Joint HHS-DoD-VA initiative will award multiple grants totaling $81 million.

Through an interagency partnership, the U.S. Department of Health and Human Services, the U.S. Department of Defense (DoD), and the U.S. Department of Veterans Affairs (VA) announce a multi-component research project focusing on nondrug approaches for pain management addressing the needs of service members and veterans. Twelve research projects, totaling approximately $81 million over six years (pending available funds), will focus on developing, implementing, and testing cost-effective, large-scale, real-world research on nondrug approaches for pain management and related conditions in military and veteran health care delivery organizations. The National Institutes of Health will be the lead HHS agency in this partnership.

“Finding solutions for chronic pain is of critical importance, especially for military personnel and veterans who are disproportionately affected,” said NIH Director Francis S. Collins, M.D., Ph.D. “Bringing the science to bear through these real-world research projects will accelerate our search for pain management strategies for all Americans, especially as we work to address the nation’s opioid crisis.”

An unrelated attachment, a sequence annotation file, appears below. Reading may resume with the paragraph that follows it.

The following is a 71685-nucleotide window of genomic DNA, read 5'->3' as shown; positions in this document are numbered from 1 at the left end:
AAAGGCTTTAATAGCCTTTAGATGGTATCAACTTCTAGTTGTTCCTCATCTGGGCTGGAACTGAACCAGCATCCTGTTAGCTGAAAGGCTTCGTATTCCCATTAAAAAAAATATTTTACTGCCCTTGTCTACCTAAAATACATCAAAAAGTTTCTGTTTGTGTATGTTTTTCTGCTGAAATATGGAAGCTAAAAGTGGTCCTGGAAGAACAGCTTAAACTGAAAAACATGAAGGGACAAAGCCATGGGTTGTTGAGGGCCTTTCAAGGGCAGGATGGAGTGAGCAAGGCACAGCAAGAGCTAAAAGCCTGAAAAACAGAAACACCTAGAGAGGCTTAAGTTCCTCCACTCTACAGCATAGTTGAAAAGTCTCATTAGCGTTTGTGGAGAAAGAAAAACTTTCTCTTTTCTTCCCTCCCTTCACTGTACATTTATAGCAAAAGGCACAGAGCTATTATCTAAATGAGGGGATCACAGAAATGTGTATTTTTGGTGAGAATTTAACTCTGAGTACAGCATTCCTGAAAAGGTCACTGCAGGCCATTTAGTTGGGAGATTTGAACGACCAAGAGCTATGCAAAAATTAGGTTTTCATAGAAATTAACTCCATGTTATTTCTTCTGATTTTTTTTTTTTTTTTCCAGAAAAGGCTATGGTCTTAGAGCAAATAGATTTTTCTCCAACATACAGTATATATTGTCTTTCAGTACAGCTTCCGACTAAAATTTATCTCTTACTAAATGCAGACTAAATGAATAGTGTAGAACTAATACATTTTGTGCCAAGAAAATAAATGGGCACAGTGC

These projects will provide important information about the feasibility, acceptability, safety, and effectiveness of nondrug approaches in treating pain. Types of approaches being studied include mindfulness/meditative interventions, movement interventions (e.g., structured exercise, tai chi, yoga), manual therapies (e.g., spinal manipulation, massage, acupuncture), psychological and behavioral interventions (e.g., cognitive behavioral therapy), integrative approaches that involve more than one intervention, and integrated models of multi-modal care.   

The National Center for Complementary and Integrative Health (NCCIH), part of NIH, is contributing more than half of the total funding, and it is the lead for this multi-agency initiative called the NIH-DoD-VA Pain Management Collaboratory, which is modeled on the successful NIH Health Care Systems Research Collaboratory. This initiative also addresses the need to focus on “advancing better practices for pain management,” which is outlined in HHS’ 5-point strategy  to combat the opioid crisis.

“NCCIH has made pain research a priority — especially in military and veteran populations. We first partnered with the National Institute on Drug Abuse and the VA in 2014 and are delighted to expand the partnership to include the DoD and additional HHS/NIH components,” said Dr. Josephine Briggs, director of NCCIH.

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